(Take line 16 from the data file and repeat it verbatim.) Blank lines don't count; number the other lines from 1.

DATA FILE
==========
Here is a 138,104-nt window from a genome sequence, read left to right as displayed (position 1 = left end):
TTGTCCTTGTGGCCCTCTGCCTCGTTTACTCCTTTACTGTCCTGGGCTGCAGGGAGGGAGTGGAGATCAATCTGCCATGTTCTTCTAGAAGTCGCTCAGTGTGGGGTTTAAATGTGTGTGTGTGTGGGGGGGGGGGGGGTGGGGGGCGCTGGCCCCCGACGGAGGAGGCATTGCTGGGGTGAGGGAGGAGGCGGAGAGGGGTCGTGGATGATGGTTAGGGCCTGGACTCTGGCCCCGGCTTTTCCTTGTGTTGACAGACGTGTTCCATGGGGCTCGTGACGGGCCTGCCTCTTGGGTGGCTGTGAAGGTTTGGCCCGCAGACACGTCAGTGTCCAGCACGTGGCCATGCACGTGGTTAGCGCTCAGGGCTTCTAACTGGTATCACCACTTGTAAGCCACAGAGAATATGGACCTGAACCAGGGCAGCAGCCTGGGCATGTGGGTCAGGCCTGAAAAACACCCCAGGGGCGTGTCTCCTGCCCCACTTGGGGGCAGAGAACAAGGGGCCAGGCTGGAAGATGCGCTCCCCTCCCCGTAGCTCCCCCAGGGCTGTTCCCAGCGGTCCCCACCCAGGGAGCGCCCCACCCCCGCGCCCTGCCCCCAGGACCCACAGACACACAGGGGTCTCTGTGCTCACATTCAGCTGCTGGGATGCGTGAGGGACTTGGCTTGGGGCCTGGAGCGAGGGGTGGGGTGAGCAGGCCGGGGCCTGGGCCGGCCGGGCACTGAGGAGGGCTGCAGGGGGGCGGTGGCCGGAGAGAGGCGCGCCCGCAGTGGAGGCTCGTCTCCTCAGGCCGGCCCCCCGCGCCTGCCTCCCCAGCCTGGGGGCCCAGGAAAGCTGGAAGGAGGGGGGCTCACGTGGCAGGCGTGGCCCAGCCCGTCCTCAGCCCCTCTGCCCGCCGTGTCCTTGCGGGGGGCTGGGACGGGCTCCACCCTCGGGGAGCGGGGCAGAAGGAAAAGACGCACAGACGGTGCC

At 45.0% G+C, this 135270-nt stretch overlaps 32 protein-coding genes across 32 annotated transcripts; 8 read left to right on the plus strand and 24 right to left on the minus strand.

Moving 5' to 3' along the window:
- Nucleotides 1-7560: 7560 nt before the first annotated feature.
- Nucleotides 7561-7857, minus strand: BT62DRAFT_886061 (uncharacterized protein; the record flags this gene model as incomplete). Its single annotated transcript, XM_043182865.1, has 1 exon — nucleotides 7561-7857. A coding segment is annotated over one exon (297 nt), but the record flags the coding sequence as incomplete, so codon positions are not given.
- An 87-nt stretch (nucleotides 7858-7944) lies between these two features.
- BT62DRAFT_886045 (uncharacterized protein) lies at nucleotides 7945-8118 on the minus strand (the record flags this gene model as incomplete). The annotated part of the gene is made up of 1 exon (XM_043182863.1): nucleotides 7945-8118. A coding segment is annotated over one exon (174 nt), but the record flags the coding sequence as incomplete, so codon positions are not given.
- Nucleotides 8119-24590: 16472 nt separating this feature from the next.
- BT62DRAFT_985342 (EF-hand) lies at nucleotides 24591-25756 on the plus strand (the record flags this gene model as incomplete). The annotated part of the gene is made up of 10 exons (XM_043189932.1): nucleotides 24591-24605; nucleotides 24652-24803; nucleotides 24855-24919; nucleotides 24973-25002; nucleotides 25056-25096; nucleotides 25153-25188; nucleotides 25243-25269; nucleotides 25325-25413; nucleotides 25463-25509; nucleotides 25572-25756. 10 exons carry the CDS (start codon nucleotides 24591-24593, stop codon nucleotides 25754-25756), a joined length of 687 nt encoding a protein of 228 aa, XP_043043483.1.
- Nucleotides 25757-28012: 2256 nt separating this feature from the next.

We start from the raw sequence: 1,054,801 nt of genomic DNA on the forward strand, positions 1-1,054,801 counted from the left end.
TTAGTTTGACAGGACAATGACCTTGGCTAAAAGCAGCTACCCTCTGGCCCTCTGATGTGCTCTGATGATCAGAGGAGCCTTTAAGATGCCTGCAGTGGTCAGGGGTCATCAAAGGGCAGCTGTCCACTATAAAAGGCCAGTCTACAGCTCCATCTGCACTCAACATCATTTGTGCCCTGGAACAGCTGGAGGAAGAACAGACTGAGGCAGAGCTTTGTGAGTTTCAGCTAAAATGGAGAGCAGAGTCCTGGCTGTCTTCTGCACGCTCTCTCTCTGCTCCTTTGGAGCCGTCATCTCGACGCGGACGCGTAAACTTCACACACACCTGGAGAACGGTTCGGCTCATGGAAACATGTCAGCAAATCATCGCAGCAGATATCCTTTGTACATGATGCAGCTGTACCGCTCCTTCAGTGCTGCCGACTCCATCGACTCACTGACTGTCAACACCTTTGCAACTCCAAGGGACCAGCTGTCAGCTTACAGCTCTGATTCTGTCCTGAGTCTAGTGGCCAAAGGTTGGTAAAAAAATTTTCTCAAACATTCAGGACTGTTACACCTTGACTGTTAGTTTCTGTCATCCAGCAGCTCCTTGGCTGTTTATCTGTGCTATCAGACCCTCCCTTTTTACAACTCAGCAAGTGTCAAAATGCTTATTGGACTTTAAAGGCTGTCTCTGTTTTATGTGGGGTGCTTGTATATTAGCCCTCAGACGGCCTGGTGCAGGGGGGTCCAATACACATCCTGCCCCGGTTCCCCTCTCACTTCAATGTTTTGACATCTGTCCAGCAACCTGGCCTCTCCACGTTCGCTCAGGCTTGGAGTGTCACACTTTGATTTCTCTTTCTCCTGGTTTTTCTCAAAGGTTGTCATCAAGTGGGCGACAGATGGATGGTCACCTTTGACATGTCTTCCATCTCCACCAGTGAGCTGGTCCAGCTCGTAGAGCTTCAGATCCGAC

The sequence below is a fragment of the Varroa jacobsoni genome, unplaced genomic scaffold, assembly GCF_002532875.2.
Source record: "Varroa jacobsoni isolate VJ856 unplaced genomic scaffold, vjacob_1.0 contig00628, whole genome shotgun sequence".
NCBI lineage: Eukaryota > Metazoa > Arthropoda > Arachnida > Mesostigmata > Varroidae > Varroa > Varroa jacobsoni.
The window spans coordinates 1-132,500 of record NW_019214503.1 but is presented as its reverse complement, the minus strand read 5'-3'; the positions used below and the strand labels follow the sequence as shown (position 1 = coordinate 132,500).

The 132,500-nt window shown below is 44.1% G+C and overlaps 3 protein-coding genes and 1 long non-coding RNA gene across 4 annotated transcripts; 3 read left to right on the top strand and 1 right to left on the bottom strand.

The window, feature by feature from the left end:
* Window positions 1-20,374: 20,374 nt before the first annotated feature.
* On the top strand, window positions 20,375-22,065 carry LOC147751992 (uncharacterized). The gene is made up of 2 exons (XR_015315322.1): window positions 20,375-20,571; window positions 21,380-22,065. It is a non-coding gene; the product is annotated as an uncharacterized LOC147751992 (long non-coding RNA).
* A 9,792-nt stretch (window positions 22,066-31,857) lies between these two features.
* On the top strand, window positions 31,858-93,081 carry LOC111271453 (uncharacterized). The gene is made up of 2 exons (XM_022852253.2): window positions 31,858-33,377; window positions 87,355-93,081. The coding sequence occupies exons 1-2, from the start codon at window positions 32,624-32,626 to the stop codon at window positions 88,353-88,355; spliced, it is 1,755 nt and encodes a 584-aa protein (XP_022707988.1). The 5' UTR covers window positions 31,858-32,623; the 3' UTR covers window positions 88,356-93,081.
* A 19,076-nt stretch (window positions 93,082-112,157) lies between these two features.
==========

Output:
NCBI lineage: Eukaryota > Metazoa > Arthropoda > Arachnida > Mesostigmata > Varroidae > Varroa > Varroa jacobsoni.